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Bolivia Cities by Population


104 cities shown of 104 total Bolivia cities that are over 1,000 in population...

1. Santa Cruz de la Sierra 1,364,389
2. Cochabamba 900,414
3. La Paz 812,799
4. Sucre 224,838
5. Oruro 208,684
6. Tarija 159,269
7. Potosi 141,251
8. Montero 88,616
9. La Santisima Trinidad 84,259
10. Yacuiba 82,803
11. Riberalta 74,014
12. Guayaramerin 36,008
13. Mizque 30,481
14. Villazon 30,253
15. Llallagua 28,069
16. Camiri 27,961
17. Cobija 26,585
18. San Ignacio de Velasco 23,569
19. Tupiza 22,233
20. Warnes 22,036
21. San Borja 19,640
22. Villamontes 18,761
23. Cotoca 18,347
24. Villa Yapacani 18,187
25. Santiago del Torno 15,543
26. Huanuni 15,492
27. Punata 15,194
28. Ascension 14,429
29. Mineros 14,385
30. Patacamaya 12,260
31. Colchani 11,988
32. Rurrenabaque 11,749
33. Portachuelo 11,485
34. Puerto Quijarro 10,392
35. Uyuni 10,293
36. Robore 9,882
37. Pailon 9,304
38. Cliza 8,654
39. Achacachi 8,447
40. Vallegrande 8,422
41. Monteagudo 8,289
42. Aiquile 8,224
43. Tarata 8,043
44. Challapata 8,016
45. San Julian 7,706
46. Reyes 7,376
47. Concepcion 6,900
48. San Ramon 6,421
49. San Matias 6,352
50. La Belgica 5,501
51. Capinota 5,157
52. Chimore 5,147
53. San Pedro 5,002
54. Okinawa Numero Uno 4,944
55. Betanzos 4,847
56. Camargo 4,715
57. Copacabana 4,508
58. Santa Rosa 4,459
59. Comarapa 4,445
60. San Ramon 4,389
61. Mairana 4,298
62. Buena Vista 4,282
63. San Carlos 4,180
64. Jorochito 4,013
65. Colquiri 3,933
66. Colomi 3,921
67. Arani 3,906
68. Sipe Sipe 3,776
69. San Juan del Surutu 3,707
70. Huatajata 3,700
71. Limoncito 3,622
72. Samaipata 3,500
73. Urubicha 3,267
74. San Pablo 3,245
75. Lahuachaca 3,235
76. Boyuibe 3,075
77. Los Negros 3,046
78. Tiahuanaco 3,037
79. Charagua 3,025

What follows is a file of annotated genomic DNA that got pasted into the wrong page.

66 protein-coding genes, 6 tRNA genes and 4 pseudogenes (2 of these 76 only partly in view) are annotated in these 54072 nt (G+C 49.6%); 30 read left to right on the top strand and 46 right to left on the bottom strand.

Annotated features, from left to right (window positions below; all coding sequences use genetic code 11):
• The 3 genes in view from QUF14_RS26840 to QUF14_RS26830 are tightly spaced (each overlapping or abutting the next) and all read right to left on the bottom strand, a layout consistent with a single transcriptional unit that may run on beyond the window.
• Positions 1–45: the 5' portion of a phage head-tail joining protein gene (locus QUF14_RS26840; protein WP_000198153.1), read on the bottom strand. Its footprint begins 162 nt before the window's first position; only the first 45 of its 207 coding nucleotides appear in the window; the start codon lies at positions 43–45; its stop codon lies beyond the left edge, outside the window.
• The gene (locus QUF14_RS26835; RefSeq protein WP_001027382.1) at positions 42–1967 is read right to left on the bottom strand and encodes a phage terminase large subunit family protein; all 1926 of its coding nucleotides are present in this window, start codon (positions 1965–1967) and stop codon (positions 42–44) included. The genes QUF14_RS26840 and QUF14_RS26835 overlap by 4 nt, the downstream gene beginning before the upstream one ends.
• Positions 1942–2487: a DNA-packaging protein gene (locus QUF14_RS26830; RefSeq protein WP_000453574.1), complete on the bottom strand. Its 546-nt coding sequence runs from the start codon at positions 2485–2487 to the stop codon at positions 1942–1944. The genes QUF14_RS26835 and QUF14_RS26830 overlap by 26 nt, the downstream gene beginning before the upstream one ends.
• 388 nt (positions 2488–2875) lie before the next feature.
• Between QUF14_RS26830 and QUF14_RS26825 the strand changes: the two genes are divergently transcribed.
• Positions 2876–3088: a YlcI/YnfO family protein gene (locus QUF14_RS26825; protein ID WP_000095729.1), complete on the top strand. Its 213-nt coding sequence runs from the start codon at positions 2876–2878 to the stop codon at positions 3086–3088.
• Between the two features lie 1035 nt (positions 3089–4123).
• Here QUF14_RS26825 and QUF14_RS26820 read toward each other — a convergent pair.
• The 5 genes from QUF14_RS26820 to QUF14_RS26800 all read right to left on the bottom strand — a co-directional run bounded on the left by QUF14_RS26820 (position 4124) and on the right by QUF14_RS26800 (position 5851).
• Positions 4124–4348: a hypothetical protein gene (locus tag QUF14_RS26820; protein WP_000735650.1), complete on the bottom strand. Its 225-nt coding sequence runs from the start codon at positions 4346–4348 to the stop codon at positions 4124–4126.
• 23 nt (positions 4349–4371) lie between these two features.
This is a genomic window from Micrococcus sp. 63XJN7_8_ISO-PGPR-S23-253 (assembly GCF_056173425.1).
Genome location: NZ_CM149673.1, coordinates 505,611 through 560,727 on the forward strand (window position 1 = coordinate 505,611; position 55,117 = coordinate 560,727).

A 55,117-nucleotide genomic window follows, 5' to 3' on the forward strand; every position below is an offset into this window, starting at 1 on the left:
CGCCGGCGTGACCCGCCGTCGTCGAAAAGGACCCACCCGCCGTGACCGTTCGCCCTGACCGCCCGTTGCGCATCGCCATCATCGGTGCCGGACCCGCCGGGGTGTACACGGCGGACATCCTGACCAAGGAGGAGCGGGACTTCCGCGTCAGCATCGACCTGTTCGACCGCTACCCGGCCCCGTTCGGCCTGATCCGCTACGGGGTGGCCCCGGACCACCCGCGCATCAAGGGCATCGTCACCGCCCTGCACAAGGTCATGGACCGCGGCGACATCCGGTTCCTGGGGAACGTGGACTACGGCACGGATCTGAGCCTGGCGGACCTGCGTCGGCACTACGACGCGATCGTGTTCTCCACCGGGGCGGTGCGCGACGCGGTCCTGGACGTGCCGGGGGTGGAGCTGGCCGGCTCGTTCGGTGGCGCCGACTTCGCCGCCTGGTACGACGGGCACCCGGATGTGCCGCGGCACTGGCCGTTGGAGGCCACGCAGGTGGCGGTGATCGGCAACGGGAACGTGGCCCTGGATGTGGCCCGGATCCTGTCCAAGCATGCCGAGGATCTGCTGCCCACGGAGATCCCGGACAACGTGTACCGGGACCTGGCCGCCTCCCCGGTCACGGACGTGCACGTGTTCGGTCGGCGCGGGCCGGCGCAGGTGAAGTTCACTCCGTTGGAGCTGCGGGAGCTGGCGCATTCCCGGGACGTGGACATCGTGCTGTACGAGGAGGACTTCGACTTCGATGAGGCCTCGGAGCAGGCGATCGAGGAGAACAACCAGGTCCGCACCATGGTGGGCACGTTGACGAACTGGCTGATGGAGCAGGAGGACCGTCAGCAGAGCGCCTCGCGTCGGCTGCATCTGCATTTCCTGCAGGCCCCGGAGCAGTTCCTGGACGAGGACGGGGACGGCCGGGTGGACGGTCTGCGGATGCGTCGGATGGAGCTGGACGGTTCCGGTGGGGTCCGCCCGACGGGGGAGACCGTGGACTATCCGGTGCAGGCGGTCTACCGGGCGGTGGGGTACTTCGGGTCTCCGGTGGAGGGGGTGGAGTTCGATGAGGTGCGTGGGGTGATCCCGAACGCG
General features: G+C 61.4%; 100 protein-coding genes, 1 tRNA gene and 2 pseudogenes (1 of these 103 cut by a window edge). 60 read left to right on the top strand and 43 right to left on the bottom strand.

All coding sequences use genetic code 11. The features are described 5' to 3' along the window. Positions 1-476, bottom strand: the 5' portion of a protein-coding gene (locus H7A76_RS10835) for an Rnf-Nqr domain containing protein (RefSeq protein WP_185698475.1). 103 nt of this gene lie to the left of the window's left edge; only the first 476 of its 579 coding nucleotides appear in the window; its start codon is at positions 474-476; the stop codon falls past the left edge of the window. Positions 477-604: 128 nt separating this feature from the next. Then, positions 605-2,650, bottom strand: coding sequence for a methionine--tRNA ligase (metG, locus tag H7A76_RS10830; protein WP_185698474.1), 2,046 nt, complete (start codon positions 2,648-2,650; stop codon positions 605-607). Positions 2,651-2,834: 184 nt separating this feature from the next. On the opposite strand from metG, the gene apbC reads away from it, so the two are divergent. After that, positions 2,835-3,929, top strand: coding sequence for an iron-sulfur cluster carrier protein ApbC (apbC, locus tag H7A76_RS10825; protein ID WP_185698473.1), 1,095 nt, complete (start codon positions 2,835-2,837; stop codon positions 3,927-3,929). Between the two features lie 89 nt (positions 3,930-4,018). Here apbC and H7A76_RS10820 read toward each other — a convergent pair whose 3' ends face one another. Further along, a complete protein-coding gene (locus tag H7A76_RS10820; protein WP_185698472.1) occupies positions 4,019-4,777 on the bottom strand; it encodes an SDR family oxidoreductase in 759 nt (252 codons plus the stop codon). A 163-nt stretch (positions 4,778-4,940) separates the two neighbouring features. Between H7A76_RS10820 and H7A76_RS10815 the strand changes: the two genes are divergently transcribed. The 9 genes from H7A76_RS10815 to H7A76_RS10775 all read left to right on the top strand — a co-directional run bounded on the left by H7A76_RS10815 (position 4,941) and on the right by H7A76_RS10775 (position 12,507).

80. San Pedro 2,990
81. Irpa Irpa 2,968
82. Chulumani 2,952
83. Padilla 2,920
84. Entre Rios 2,685
85. Puesto de Pailas 2,675
86. Mapiri 2,597
87. Isla del Sol 2,500
88. Santa Rita 2,444
89. Santa Barbara 2,434
90. Tarabuco 2,428
91. Abapo 2,419
92. Quime 2,404
93. Tomas Barron 2,373
94. Coroico 2,361
95. Sorata 2,190
96. Coripata 2,107
97. Machacamarca 2,044
98. Viloco 1,900
99. Atocha 1,833
100. Poopo 1,720
101. Colquechaca 1,706
102. Totoral 1,645
103. Totora 1,597
104. Colchani 1,074





Bolivia History

The Spanish conquest began in 1524 and was for all practical purposes completed by 1533. The territory now called Bolivia was then known as Upper Peru"" and was under the authority of the Viceroy of Lima. Local government came from the Audiencia de Charcas located in Chuquisaca. By the late 16th century Bolivian silver was an important source of revenue for the Spanish empire. A steady stream of natives served as labor force. As Spanish royal authority weakened during the Napoleonic wars, sentiment against colonial rule grew."

The struggle for independence started in 1809, and after 16 years of war the republic was proclaimed on August 6, 1825, named for Simn Bolvar.

In 1836, Bolivia, under the rule of Marshal Andres de Santa Cruz, invaded Peru to reinstall the deposed president, General Luis Orbegoso. Peru and Bolivia formed the Peru-Bolivian Confederation, with de Santa Cruz as the Supreme Protector. Following tensions between the Confederation and Chile, Chile declared war on December 28, 1836. Argentina, Chile's ally, declared war on the Confederation on May 9, 1837. The Peruvian-Bolivian forces achieved several major victories: the defeat of the Argentinian expedition and the defeat of the first Chilean expedition on the fields of Paucarpata near the city of Arequipa.

On the same field the Paucarpata Treaty was signed with the unconditional surrender of the Chilean and Peruvian rebel army. The treaty stipulated that Chile withdraw from Peru-Bolivia, return captured Confederate ships, economic relations would be normalized, and the Confederation would pay Peruvian debt to Chile. Public outrage over the treaty forced the government to reject it. Chile organized a second attack on the Confederation, and defeated it on the fields of Yungay using the same arms and equipment Santa Cruz had allowed them to retain. After this defeat, Santa Cruz fled to Ecuador, and the Peruvian-Bolivian Confederation was dissolved.

Following the independence of Peru, General Gamarra, the Peruvian president, invaded Bolivia, under the Peruvian flag. The Peruvian army was decisively defeated at the Battle of Ingav on November 20, 1841, where Gamarra was killed. The Bolivian army under General Jos Ballivin then mounted a counter-offensive managing to capture the Peruvian port of Arica. Later, both sides signed a peace in 1842 putting a final end to the war.







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